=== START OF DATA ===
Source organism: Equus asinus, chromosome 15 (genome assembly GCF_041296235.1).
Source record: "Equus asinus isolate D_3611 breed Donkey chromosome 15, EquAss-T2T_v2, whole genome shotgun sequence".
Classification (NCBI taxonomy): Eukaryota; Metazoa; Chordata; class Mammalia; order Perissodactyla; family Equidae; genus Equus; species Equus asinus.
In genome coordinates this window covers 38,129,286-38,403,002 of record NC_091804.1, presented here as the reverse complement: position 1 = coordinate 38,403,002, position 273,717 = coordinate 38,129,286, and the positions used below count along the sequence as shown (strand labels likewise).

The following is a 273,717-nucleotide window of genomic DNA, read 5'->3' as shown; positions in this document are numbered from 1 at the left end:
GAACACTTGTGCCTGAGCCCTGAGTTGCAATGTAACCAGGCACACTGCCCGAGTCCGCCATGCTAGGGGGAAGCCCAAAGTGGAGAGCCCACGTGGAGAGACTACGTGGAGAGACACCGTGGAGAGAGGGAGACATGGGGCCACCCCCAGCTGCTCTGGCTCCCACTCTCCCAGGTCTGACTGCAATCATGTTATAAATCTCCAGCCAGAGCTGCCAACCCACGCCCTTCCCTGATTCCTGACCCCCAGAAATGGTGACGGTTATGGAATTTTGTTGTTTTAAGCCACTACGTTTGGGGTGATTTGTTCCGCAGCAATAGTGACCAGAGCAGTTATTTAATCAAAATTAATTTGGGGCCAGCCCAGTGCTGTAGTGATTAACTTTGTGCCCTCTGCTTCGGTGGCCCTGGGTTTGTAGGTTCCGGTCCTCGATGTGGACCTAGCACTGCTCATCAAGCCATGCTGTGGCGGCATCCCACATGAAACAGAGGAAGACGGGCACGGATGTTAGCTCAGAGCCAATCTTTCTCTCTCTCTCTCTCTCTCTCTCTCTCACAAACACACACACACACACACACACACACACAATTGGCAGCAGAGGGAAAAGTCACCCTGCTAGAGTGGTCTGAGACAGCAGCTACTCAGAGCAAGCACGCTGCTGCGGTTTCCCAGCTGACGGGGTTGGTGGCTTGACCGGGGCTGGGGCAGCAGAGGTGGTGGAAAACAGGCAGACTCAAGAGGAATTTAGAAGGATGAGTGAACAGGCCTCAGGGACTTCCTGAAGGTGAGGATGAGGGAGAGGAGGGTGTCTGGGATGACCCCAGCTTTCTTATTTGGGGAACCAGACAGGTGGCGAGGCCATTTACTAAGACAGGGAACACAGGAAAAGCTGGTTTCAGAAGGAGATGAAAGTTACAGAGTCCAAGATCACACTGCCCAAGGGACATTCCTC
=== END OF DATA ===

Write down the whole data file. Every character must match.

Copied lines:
Source organism: Equus asinus, chromosome 15 (genome assembly GCF_041296235.1).
Source record: "Equus asinus isolate D_3611 breed Donkey chromosome 15, EquAss-T2T_v2, whole genome shotgun sequence".
Classification (NCBI taxonomy): Eukaryota; Metazoa; Chordata; class Mammalia; order Perissodactyla; family Equidae; genus Equus; species Equus asinus.
In genome coordinates this window covers 38,129,286-38,403,002 of record NC_091804.1, presented here as the reverse complement: position 1 = coordinate 38,403,002, position 273,717 = coordinate 38,129,286, and the positions used below count along the sequence as shown (strand labels likewise).

The following is a 273,717-nucleotide window of genomic DNA, read 5'->3' as shown; positions in this document are numbered from 1 at the left end:
GAACACTTGTGCCTGAGCCCTGAGTTGCAATGTAACCAGGCACACTGCCCGAGTCCGCCATGCTAGGGGGAAGCCCAAAGTGGAGAGCCCACGTGGAGAGACTACGTGGAGAGACACCGTGGAGAGAGGGAGACATGGGGCCACCCCCAGCTGCTCTGGCTCCCACTCTCCCAGGTCTGACTGCAATCATGTTATAAATCTCCAGCCAGAGCTGCCAACCCACGCCCTTCCCTGATTCCTGACCCCCAGAAATGGTGACGGTTATGGAATTTTGTTGTTTTAAGCCACTACGTTTGGGGTGATTTGTTCCGCAGCAATAGTGACCAGAGCAGTTATTTAATCAAAATTAATTTGGGGCCAGCCCAGTGCTGTAGTGATTAACTTTGTGCCCTCTGCTTCGGTGGCCCTGGGTTTGTAGGTTCCGGTCCTCGATGTGGACCTAGCACTGCTCATCAAGCCATGCTGTGGCGGCATCCCACATGAAACAGAGGAAGACGGGCACGGATGTTAGCTCAGAGCCAATCTTTCTCTCTCTCTCTCTCTCTCTCTCTCTCACAAACACACACACACACACACACACACACACAATTGGCAGCAGAGGGAAAAGTCACCCTGCTAGAGTGGTCTGAGACAGCAGCTACTCAGAGCAAGCACGCTGCTGCGGTTTCCCAGCTGACGGGGTTGGTGGCTTGACCGGGGCTGGGGCAGCAGAGGTGGTGGAAAACAGGCAGACTCAAGAGGAATTTAGAAGGATGAGTGAACAGGCCTCAGGGACTTCCTGAAGGTGAGGATGAGGGAGAGGAGGGTGTCTGGGATGACCCCAGCTTTCTTATTTGGGGAACCAGACAGGTGGCGAGGCCATTTACTAAGACAGGGAACACAGGAAAAGCTGGTTTCAGAAGGAGATGAAAGTTACAGAGTCCAAGATCACACTGCCCAAGGGACATTCCTC